Questions 46 to 50 are based on the following passage.
Human memory is notoriously unreliable. Even people with the sharpest facial-recognition skills can only remember so much.
It's tough to quantify how good a person is at remembering. No one really knows how many different faces someone can recall, for example, but various estimates tend to hover in the thousands—based on the number of acquaintances a person might have.
Machines aren't limited this way. Give the right computer a massive database of faces, and it can process what it sees—then recognize a face it's told to find—with remarkable speed and precision. This skill is what supports the enormous promise of facial-recognition software in the 21st century. It's also what makes contemporary surveillance systems so scary.
The thing is, machines still have limitations when it comes to facial recognition. And scientists are only just beginning to understand what those constraints are. To begin to figure out how computers are struggling, researchers at the University of Washington created a massive database of faces—they call it MegaFace—and tested a variety of facial-recognition algorithms (算法) as they scaled up in complexity. The idea was to test the machines on a database that included up to 1 million different images of nearly 700,000 different people—and not just a large database featuring a relatively small number of different faces, more consistent with what's been used in other research.
As the databases grew, machine accuracy dipped across the board. Algorithms that were right 95% of the time when they were dealing with a 13,000-image database, for example, were accurate about 70% of the time when confronted with 1 million images. That's still pretty good, says one of the researchers, Ira Kemelmacher-Shlizerman. "Much better than we expected," she said.
Machines also had difficulty adjusting for people who look a lot alike—either doppelgangers (长相极相似的人), whom the machine would have trouble identifying as two separate people, or the same person who appeared in different photos at different ages or in different lighting, whom the machine would incorrectly view as separate people.
"Once we scale up, algorithms must be sensitive to tiny changes in identities and at the same time invariant to lighting, pose, age," Kemelmacher-Shlizerman said.
The trouble is, for many of the researchers who'd like to design systems to address these challenges, massive datasets for experimentation just don't exist—at least, not in formats that are accessible to academic researchers. Training sets like the ones Google and Facebook have are private. There are no public databases that contain millions of faces. MegaFace's creators say it's the largest publicly available facial-recognition dataset out there.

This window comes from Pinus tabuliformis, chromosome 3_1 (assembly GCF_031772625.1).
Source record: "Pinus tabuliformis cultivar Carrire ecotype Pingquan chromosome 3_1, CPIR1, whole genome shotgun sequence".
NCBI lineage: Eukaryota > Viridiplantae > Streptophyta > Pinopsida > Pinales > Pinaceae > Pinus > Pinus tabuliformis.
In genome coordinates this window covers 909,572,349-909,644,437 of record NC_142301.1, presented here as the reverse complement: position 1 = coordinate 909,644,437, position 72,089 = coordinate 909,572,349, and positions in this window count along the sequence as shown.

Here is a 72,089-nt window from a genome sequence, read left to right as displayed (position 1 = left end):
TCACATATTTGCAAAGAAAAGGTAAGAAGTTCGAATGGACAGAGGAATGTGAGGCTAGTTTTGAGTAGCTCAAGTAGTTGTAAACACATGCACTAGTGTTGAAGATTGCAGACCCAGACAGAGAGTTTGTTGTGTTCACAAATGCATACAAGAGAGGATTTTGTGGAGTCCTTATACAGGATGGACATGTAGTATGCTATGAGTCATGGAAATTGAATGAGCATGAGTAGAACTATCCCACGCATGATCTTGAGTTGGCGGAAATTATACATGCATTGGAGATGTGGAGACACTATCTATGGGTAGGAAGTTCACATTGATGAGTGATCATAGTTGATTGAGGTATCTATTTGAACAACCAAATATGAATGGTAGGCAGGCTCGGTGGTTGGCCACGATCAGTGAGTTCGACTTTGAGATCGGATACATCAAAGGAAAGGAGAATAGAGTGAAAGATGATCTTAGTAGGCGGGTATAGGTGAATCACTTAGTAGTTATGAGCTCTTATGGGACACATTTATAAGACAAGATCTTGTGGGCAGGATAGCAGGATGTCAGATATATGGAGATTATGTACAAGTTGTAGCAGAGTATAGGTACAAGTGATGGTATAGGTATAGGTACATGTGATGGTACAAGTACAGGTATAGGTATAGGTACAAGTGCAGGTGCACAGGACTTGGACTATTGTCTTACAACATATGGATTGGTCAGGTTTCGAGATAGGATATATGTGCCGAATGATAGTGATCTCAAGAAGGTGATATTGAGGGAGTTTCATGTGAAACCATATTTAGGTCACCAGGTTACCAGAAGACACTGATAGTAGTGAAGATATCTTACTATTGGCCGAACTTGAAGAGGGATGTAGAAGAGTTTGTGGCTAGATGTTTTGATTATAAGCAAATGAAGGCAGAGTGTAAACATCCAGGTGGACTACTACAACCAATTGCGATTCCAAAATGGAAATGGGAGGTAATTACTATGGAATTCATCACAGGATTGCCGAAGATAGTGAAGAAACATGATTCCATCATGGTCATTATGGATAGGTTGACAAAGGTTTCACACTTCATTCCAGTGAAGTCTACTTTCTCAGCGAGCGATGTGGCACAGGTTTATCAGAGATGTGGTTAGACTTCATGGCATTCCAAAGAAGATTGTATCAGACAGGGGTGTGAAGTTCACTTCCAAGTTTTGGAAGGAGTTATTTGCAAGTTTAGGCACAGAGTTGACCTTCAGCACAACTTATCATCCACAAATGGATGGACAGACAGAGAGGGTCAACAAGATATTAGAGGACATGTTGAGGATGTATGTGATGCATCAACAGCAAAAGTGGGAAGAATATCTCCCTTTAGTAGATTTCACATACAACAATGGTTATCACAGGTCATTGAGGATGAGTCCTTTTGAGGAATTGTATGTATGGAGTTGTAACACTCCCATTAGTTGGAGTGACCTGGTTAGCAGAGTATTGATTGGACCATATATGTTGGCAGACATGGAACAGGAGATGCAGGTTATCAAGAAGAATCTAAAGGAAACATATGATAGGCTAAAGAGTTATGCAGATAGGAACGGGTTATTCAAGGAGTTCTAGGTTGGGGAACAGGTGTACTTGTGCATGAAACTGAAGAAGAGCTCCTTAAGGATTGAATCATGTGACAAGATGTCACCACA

"An ultimate face recognition algorithm should perform with billions of people in a dataset," the researchers wrote.
46. Compared with human memory, machines can ________.
A) identify human faces more efficiently
B) tell a friend from a mere acquaintance
C) store an unlimited number of human faces
D) perceive images invisible to the human eye
47. Why did researchers create MegaFace?
A) To enlarge the volume of the facial-recognition database.
B) To increase the variety of facial-recognition software.
C) To understand computers' problems with facial recognition.
D) To reduce the complexity of facial-recognition algorithms.
48. What does the passage say about machine accuracy?
A) It falls short of researchers' expectations.
B) It improves with added computing power.
C) It varies greatly with different algorithms.
D) It decreases as the database size increases.
49. What is said to be a shortcoming-of facial-recognition machines?
A) They cannot easily tell apart people with near-identical appearances.
B) They have difficulty identifying changes in facial expressions.
C) They are not sensitive to minute changes in people's mood.
D) They have problems distinguishing people of the same age.
50. What is the difficulty confronting researchers of facial-recognition machines?
A) No computer is yet able to handle huge datasets of human faces.
B) There do not exist public databases with sufficient face samples.
C) There are no appropriate algorithms to process the face samples.
D) They have trouble converting face datasets into the right format.